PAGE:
The S&P 500 has an average P/E ratio of 43.4 right now, and although S&P 500 companies aren't growing nearly as fast as Maker, let's ignore that for a second and use the S&P 500 average P/E ratio as a base case.
$149 million of profits x 43.4 = a $6.5 billion valuation
Discounted Cash Flow
A $6.5 billion valuation assumes Maker's profits will drop by 20%, and then grow at the same rate as the average S&P 500 company every year into the future. But what happens if Maker grows faster than the average S&P 500 company?
After all, Maker has only disrupted 0.1% of its total addressable market, and just found product-market fit in the last 12 months.
Using the same 20% discounted profits above, let's model Maker's discounted cash flows assuming 30% profit growth for the next 5 years, and 20% profit growth for the next 5 years at a 2% discount rate.
Using this model, annual profits are expected to surpass $500M within 5 years, and $1B within 9 years.
When these profits are discounted back to the present at a rate of 2% per year, the sum is $5.9 billion of cash flows.
But what about all the cash generated after 10 years? To be conservative, let's assume profits after 10 years only grow as fast as the 2% per year discount rate for 10 more years, and then drop off to $0 after that.
Under this model, Maker's discounted future cash flows are valued at $17.1 billion.
Neither model above is perfect, and critics might instinctively say two things about them:
- The first model assumes Maker will generate $0 of profit after 10 years, and that seems overly pessimistic.
- The second model assumes Maker's limited operating history provides enough information to accurately project profits over the next 20 years, and that seems overly optimistic.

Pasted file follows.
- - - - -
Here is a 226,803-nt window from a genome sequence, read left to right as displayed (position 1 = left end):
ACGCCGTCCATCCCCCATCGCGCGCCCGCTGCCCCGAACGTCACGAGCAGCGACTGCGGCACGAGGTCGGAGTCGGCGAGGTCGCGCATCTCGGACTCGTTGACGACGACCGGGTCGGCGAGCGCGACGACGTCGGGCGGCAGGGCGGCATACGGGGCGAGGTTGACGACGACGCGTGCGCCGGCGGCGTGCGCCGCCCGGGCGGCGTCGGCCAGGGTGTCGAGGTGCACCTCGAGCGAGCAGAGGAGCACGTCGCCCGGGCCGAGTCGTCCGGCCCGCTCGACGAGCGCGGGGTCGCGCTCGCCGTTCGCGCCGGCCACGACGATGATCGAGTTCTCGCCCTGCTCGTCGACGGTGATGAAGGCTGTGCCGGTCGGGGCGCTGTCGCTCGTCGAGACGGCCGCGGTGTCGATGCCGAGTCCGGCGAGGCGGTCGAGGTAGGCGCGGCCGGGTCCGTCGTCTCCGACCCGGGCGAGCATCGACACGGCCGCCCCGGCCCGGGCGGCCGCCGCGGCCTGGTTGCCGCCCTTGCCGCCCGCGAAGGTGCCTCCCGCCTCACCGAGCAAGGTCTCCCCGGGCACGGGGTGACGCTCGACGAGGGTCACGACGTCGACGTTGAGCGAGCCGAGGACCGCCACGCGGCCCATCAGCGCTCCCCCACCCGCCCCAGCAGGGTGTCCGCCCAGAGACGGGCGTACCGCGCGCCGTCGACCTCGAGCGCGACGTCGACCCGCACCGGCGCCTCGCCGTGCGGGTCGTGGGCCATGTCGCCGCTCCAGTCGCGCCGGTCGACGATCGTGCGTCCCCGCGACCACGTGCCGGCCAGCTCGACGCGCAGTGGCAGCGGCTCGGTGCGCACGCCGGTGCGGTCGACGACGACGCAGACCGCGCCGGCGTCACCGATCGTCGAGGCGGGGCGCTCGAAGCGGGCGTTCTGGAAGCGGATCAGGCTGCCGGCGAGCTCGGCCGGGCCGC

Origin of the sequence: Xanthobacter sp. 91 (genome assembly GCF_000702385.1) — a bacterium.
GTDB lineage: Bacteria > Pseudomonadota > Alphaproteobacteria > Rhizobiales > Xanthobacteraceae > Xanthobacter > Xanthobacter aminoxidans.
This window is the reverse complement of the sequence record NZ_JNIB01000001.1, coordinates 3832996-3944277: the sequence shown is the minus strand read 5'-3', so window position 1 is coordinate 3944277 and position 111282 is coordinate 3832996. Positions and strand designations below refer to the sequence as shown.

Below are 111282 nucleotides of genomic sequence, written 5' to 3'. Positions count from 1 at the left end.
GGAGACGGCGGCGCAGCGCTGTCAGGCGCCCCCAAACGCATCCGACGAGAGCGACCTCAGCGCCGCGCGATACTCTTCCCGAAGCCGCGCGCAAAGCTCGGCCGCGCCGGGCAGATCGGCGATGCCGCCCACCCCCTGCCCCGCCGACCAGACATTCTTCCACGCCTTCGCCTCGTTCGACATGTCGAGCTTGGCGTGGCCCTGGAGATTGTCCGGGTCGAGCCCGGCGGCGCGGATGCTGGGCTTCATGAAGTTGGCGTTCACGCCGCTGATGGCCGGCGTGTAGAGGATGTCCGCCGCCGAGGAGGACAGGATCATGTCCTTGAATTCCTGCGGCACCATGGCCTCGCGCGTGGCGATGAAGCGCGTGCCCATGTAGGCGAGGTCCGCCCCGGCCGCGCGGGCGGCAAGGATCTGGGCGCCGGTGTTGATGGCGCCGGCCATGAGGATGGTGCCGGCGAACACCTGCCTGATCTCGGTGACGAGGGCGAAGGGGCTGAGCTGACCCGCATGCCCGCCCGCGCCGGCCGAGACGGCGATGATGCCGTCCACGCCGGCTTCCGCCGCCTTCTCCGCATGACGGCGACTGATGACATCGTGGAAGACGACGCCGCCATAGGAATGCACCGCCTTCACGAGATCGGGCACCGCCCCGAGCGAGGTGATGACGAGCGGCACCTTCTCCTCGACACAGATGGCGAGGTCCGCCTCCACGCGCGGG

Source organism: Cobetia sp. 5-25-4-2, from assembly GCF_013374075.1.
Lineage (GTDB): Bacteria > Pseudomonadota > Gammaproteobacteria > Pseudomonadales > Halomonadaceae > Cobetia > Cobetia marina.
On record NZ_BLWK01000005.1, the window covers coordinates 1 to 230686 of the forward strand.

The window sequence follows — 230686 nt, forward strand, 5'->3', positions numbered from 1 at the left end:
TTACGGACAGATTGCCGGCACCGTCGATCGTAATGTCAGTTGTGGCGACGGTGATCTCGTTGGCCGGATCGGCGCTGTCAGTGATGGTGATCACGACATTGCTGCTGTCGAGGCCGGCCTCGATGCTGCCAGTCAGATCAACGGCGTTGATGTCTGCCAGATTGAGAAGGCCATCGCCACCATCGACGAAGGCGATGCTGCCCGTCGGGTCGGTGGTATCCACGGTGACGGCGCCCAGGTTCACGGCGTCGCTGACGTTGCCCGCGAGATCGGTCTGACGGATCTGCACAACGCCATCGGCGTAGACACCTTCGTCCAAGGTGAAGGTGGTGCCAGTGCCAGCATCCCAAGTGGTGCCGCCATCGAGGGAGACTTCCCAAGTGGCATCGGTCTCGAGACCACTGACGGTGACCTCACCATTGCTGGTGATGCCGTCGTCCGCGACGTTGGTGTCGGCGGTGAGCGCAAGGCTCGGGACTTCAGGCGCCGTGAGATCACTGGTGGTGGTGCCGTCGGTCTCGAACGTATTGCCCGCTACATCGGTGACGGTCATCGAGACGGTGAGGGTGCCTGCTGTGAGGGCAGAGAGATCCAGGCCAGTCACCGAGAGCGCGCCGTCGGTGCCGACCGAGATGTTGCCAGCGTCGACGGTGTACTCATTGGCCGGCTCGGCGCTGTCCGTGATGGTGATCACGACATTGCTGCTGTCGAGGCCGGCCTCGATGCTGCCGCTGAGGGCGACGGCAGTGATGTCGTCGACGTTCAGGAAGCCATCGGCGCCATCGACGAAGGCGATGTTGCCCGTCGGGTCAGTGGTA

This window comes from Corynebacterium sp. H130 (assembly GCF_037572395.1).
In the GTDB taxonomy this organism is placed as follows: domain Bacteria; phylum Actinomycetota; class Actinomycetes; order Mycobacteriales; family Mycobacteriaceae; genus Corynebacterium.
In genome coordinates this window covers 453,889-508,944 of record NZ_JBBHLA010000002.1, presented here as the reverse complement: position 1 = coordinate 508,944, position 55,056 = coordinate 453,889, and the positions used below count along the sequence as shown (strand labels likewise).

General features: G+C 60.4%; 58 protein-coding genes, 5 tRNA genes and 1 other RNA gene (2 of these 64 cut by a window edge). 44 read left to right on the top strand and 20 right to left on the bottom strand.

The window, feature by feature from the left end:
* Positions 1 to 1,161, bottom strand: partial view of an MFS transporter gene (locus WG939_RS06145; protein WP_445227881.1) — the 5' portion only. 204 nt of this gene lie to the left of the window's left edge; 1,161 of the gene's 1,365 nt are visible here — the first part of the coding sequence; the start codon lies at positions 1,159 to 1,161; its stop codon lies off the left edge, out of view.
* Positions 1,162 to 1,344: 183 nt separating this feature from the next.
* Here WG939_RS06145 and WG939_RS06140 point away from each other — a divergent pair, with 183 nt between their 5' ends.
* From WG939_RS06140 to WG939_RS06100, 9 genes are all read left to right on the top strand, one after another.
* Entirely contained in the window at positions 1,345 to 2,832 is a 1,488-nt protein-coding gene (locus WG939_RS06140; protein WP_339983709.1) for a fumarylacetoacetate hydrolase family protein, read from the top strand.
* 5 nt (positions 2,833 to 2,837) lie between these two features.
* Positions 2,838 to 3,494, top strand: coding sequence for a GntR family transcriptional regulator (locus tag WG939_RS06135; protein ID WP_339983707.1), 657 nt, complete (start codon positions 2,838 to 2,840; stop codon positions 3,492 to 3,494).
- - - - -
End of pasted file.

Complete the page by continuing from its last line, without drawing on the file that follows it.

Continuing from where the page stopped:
For a napkin math compromise, let's take the average of the two results above.
$5.9 billion of discounted cash flows + $17.1 billion of discounted cash flows / 2 = a $11.5 billion valuation.
So How Much Is Maker Worth?
The two valuation methods above give Maker a valuation of between $6.5 billion and $11.5 billion.
While both are just rough estimates, and nothing in this article is investment advice, I think I have been conservative in my estimate of Maker's valuation.
The Maker system is tightly integrated with many of today's leading crypto protocols, Maker has some of the lowest borrowing fees in the industry, and in all my calculations above I have discounted Maker's current profit run rate by 20% in case it turns out to be unsustainable.
In addition, I have used traditional equity valuation methods that are typically used to value mature, slow-growing companies. I have also completely discarded the possibility that Maker's profits continue their exponential climb moving forward.
With all that said, the market currently has a different view on Maker's valuation. MKR is trading for $4,600 as I write this, and with only 994,672 tokens outstanding, that puts Maker's valuation at $4.57 billion.
To paraphrase Paul Tudor Jones, something appears wrong here and my guess is it is the price of MKR.